Editor's note: We got to meet Alex Mizrahi at the L.A. Weekly Web Awards party on Aug. 28. Although he lives in New York today, it turns out the man behind @HuffPoSpoilers is an L.A. native -- a guy from San Pedro, no less, who has lots to say about the Huffington Post's Twitter strategy. We decided to turn our soapbox over to him to share those thoughts with a wider audience.
By Alex Mizrahi
A riddle, in a format you'll find familiar:
THIS major media outlet mentioned "Kardashian" or "Jenner" 140 times on Twitter this August.
The answer, of course, is @HuffingtonPost. So how about another one:
Which media outlet mentioned "Obama" or "Kerry" only a slightly greater 162 times in the same span?
Thanks to the Internet, we no longer need to wait until the 11 o'clock news to learn what common household products are killing us. Yet the Huffington Post, your self-proclaimed "Internet newspaper," uses Twitter like KNBC uses the last seconds of a primetime commercial break. To compare it to high school journalism would be an insult to high school journalists.
Last year, fed up with @HuffingtonPost click-bait and inanity, I created @HuffPoSpoilers.
— HuffPo Spoilers (@HuffPoSpoilers) September 2, 2013
— HuffPo Spoilers (@HuffPoSpoilers) September 4, 2013
Four months ago it took off, and as I near 4,000 spoiler tweets, I approach 30,000 followers. That's a lot people who share my frustrations.
As a powerful and socially conscious media mogul, doesn't it frustrate you as well?
The great irony of your click-bait strategy is, it may actually be counterproductive. I've heard from many people saying they read more Huffington Post than they did before. Perhaps you assume that you shouldn't say a story comes from Colorado because then no one outside of Colorado will click. But the reverse may also be true: if you do mention the state (and not simply "this state"), engagement in Colorado will be much higher and those readers will be more likely to share the link.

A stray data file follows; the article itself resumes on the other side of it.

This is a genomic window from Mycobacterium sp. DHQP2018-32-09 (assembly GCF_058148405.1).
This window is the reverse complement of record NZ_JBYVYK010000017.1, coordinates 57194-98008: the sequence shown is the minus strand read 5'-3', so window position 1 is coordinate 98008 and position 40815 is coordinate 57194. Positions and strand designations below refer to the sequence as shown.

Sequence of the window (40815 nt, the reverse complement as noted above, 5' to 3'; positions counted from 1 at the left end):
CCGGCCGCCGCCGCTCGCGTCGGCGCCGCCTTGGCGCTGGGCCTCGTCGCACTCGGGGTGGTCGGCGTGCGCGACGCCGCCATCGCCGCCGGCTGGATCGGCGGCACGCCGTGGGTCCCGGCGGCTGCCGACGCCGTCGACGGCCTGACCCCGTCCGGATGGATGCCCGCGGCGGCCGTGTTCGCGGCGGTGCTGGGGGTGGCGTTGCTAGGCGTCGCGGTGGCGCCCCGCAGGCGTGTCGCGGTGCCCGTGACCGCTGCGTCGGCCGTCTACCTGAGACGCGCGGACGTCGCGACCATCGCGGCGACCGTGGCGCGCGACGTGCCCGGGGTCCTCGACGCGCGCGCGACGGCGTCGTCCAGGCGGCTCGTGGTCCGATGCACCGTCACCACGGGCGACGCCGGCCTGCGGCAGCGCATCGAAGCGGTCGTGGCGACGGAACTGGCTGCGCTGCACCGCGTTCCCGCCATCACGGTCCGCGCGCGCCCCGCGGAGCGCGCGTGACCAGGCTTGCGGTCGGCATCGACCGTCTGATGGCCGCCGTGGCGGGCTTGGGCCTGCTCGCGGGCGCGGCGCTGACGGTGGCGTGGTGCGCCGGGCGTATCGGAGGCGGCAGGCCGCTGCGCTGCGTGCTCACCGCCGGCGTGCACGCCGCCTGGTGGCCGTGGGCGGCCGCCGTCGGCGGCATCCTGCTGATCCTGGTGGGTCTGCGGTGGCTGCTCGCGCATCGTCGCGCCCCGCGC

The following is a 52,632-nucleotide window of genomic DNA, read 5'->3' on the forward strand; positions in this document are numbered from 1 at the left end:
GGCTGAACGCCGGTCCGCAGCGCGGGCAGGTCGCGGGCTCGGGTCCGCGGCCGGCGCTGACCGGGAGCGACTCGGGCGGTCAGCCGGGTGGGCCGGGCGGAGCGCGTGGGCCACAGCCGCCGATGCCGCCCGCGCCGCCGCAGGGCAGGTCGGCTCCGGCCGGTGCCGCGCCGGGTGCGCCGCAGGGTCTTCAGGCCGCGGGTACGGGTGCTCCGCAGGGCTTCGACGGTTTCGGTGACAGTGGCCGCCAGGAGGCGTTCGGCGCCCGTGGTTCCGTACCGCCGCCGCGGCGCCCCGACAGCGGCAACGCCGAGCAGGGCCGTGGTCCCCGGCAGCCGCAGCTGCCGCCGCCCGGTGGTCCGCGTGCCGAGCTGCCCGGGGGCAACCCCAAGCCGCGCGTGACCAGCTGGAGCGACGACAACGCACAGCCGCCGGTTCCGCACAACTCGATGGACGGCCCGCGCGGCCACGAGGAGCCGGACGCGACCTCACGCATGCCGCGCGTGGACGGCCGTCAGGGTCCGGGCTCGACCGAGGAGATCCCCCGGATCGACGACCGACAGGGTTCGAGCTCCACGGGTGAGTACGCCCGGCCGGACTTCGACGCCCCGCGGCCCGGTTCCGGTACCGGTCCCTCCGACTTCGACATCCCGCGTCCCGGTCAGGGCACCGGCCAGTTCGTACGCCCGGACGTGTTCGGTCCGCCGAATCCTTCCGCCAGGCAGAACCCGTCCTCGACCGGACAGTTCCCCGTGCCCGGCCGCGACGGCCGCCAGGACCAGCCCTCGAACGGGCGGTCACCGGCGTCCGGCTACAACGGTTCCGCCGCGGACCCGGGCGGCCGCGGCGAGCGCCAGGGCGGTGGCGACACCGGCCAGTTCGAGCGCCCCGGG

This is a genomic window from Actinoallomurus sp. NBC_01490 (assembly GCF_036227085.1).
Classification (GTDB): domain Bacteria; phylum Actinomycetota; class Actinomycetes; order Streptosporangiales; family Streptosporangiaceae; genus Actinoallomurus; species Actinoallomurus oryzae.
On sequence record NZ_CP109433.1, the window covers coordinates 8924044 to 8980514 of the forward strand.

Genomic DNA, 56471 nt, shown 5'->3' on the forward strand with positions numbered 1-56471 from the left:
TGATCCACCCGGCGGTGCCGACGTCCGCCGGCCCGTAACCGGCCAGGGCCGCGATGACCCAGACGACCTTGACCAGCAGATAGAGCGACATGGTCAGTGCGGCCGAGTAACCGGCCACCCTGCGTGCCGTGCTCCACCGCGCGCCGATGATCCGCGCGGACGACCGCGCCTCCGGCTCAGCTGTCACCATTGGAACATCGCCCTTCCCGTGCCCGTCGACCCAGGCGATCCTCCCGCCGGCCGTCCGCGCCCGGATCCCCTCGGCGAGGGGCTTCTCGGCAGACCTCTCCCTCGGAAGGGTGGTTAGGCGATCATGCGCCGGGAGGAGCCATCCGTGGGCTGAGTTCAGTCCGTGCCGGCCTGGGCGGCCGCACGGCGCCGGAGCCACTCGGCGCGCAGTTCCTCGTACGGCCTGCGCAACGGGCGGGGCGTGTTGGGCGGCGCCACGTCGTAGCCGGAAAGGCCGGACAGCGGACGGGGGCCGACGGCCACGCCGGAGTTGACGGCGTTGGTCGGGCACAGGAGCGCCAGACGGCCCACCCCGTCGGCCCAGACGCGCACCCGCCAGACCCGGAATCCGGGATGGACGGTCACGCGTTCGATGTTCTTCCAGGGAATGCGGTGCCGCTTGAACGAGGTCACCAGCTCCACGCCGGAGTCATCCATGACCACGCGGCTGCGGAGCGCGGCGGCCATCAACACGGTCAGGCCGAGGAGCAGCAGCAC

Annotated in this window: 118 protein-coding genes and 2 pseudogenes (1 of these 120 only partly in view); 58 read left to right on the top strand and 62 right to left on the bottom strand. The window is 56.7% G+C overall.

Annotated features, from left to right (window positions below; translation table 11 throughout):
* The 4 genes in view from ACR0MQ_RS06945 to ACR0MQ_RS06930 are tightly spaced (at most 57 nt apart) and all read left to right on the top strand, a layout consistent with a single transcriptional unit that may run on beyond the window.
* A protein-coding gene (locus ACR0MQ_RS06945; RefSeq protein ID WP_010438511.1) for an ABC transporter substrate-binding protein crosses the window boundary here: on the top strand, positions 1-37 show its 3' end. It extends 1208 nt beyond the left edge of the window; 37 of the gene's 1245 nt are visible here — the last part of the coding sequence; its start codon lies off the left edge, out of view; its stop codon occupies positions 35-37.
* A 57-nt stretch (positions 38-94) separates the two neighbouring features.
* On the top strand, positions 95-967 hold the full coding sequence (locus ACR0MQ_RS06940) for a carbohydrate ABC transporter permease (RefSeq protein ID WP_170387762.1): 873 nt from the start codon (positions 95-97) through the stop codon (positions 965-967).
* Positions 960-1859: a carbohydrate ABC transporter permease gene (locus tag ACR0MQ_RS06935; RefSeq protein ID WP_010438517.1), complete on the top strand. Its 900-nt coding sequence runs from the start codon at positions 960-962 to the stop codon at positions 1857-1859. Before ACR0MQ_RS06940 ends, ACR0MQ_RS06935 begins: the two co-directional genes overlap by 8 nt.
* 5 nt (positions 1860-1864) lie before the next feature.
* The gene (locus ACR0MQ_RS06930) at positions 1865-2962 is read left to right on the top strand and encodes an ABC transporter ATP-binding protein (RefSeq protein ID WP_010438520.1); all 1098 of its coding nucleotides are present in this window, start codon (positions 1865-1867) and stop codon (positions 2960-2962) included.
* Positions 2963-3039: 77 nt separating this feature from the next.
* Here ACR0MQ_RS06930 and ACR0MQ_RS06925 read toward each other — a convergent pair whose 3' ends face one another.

And it's an especially egregious public disservice to not include the location when discussing something like, oh I dunno, A PRISONER ON THE LAM:
— HuffPo Spoilers (@HuffPoSpoilers) September 9, 2013
And what about the "stories" you're choosing to promote?
You employ some very smart and talented social media editors with personality and character on their personal Twitter feeds, yet @HuffingtonPost manages to be the lowest of Lowest Common Denominators, relying on the words and phrases so worn-out and bland they've been stripped of any meaning. Ever realize how many things are the best/worst/biggest/cutest/most [adjective] EVER?
Need proof that PROOF keeps being misused?
And I refuse to believe your social media editors choose, of their own volition, to tweet the same stories over and over (and over and over and over) again (by my count the record is five, for this story about a mop).
I assume that somewhere within the chain-of-command between you and your social media editors, a traffic quota was set up, requiring a threshold of click rates and unique views, no matter how many obfuscations or vaguely sexist articles about celebrities wearing bikinis it takes. (Never mind that it's summer and they're at the beach; what are they supposed to wear? And second, could you at least come up with better adjectives to describe said bikinis than "teeny" or "tiny"?)
It may seem like I'm picking on you, but as a progressive myself, I'm a fan of the Huffington Post and of your work. You've spearheaded many great initiatives, such as Girls in STEM and ThirdMetric, and I wholeheartedly endorse your effort to reprioritize sleep.
But @HuffingtonPost is insufferable. It's become the poster-child for the click-bait scourge and damages the site's credibility -- and yours, by extension.
Easy to fix, though. Start by banning the word "this," especially when preceding "city," "state," "actor," and so on -- just say what "this" is. Include locations. Quit unnecessarily sticking question marks at the end of tweets. Leave the "teeny bikinis" alone. And enough with all the ellipses already. Make these simple changes, and I become obsolete.
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In which case, everybody wins.